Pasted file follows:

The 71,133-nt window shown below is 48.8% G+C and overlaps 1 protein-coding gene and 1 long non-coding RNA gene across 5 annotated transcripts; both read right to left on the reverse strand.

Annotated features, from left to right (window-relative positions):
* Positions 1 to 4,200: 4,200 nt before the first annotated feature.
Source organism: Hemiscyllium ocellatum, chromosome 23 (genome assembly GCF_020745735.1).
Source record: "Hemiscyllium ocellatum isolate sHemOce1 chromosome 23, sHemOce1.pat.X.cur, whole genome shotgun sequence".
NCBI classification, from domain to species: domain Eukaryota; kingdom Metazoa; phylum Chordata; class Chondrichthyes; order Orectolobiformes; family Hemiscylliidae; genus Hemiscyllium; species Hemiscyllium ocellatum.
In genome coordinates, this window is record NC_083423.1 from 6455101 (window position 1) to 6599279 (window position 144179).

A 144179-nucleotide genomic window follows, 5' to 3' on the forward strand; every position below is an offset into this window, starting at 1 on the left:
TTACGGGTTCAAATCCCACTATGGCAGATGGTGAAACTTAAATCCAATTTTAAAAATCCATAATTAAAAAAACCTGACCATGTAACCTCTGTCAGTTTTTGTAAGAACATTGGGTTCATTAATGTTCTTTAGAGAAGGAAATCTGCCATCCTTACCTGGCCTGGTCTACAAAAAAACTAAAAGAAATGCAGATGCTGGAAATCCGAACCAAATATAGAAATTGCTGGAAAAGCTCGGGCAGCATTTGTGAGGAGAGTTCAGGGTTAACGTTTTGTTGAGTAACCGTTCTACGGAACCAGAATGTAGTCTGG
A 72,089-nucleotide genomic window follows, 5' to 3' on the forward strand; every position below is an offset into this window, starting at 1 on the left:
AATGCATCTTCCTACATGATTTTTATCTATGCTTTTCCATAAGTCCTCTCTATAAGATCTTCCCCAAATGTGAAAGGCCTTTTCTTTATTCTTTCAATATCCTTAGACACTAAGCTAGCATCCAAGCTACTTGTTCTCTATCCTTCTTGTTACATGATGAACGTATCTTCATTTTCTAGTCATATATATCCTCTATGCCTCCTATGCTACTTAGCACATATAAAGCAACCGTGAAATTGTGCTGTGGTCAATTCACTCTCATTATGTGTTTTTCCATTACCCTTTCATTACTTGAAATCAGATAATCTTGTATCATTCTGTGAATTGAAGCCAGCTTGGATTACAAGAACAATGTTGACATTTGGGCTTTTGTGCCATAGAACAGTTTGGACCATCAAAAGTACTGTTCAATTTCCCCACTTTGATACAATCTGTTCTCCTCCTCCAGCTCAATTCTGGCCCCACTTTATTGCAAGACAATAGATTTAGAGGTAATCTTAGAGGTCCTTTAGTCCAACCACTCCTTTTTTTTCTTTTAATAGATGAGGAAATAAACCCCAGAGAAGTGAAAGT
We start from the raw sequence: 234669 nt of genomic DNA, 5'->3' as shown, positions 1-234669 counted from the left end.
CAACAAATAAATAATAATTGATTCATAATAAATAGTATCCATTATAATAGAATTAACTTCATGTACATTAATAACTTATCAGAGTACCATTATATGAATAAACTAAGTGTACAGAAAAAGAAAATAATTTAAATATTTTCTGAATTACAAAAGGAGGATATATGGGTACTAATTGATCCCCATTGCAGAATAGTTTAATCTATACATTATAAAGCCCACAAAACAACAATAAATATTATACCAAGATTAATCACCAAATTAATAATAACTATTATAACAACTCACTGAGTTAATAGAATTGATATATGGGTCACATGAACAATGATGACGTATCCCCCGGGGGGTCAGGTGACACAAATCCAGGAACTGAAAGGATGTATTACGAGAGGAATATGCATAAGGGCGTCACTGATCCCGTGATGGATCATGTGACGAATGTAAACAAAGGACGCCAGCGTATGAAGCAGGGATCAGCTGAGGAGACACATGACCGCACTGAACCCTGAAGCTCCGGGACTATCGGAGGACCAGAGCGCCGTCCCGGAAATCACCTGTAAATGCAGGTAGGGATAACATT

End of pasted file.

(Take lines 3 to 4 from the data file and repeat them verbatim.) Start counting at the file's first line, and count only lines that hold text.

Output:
* Positions 1 to 4,200: 4,200 nt before the first annotated feature.
Source organism: Hemiscyllium ocellatum, chromosome 23 (genome assembly GCF_020745735.1).